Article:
The Case Against Johann Reuchlin: Religious and Social Controversy in Sixteenth-Century Germany

Description

174 pages
Contains Bibliography, Index
$50.00
ISBN 0-8020-3651-1
DDC 261.2'6'092

Year

2002

Contributor

Reviewed by Leonard Adams

Leonard Adams is a professor of French Studies at the University of
Guelph.

Review

In 1509, Johannes Pfefferkorn’s anti-Semitic campaign reached a
culmination point when he received approval from Emperor Maximilian for
his proposal to impose a ban on Jewish books. Assent to such action ran
into trouble when Johann Reuchlin, a jurist, cast doubt on
Pfeffer-korn’s competence to condemn the Jews when he had but little
acquaintance with Jewish literature and completely lacked a knowledge of
Hebrew. The initial confrontation between the two scholars degenerated
into a bitter controversy that broadened into polemical exchanges among
a number of humanists, theologians, and scholastics, including Jacob
Hoogstraten, Ulrich von Hutten, Desiderius Erasmus, Martin Luther, and
Willibald Pirckheimer.

Erika Rummel, unsatisfied with the synoptic approach used since the
16th century in reporting on the Reuchlin affair, attempts to clarify
the nature of the debate and the real motivation behind the virulent
attacks of the principal participants, and to underline the thoughts and
actions of the protagonists, not to mention the tensions that were at
work. Briefly stated, she focuses on setting the record straight. In
order to do so, she gives, in a succinct but enlightening manner, a
running commentary on the affair and concludes the discussion with 13
essential documents that present crucial evidence on the question. And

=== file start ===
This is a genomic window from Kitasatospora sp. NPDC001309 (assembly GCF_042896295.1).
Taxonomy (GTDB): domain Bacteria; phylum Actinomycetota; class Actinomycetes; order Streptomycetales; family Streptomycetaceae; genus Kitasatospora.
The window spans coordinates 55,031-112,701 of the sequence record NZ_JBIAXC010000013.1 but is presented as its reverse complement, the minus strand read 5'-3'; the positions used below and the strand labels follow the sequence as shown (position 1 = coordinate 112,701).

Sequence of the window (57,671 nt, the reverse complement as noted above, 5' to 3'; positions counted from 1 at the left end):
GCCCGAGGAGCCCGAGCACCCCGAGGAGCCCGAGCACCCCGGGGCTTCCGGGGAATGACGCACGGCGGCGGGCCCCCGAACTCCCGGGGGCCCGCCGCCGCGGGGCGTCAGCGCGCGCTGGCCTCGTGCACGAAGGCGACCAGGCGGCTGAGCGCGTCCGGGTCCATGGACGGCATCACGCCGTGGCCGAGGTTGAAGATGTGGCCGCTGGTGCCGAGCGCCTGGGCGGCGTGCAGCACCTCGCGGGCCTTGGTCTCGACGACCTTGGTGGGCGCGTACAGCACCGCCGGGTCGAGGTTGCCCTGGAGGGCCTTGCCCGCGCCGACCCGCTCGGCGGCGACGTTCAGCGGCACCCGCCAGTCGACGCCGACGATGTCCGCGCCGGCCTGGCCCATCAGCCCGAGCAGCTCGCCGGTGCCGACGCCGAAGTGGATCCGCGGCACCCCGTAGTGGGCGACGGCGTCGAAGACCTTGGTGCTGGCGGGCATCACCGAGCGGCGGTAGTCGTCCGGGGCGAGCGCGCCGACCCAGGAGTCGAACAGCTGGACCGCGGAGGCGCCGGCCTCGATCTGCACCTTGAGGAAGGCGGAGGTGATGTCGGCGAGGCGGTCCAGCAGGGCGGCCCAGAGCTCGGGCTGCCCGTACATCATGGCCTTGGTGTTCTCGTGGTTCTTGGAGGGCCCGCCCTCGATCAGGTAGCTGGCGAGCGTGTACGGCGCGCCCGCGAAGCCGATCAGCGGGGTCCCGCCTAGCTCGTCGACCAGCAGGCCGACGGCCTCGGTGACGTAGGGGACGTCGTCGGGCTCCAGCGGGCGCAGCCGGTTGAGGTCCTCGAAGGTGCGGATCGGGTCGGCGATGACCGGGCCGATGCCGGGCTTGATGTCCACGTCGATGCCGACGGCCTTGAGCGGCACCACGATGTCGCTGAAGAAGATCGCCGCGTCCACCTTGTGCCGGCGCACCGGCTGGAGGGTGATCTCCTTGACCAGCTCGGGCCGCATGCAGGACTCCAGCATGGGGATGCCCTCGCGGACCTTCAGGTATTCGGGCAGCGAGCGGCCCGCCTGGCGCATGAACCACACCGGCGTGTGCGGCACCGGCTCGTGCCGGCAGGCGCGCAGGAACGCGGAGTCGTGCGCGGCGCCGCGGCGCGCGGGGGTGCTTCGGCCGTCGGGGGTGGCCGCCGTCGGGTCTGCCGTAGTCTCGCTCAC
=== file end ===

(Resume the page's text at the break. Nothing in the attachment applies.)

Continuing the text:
further, she offers the first published English translation of those
documents.

Rummel’s balanced assessment of the various forces at work is
tactfully set against the background of the 16th-century Reformation. As
the pivotal figure in this book, Reuchlin emerges as one of the most
ardent humanists of his age, particularly in his determination to
promote tolerance and the study of ancient documents. Erasmus and Luther
also receive appropriate treatment. Rummel’s clearly reasoned and
highly readable argument is engagingly and carefully presented,
incorporating illustrations where deemed necessary. Her work is a
valuable contribution to 16th-century historiography. Students
specializing in the history of the Reformation will probably gain much
from an examination of Rummel’s translations.

Citation

Rummel, Erika., “The Case Against Johann Reuchlin: Religious and Social Controversy in Sixteenth-Century Germany,” Canadian Book Review Annual Online, accessed April 24, 2024, https://cbra.library.utoronto.ca/items/show/9712.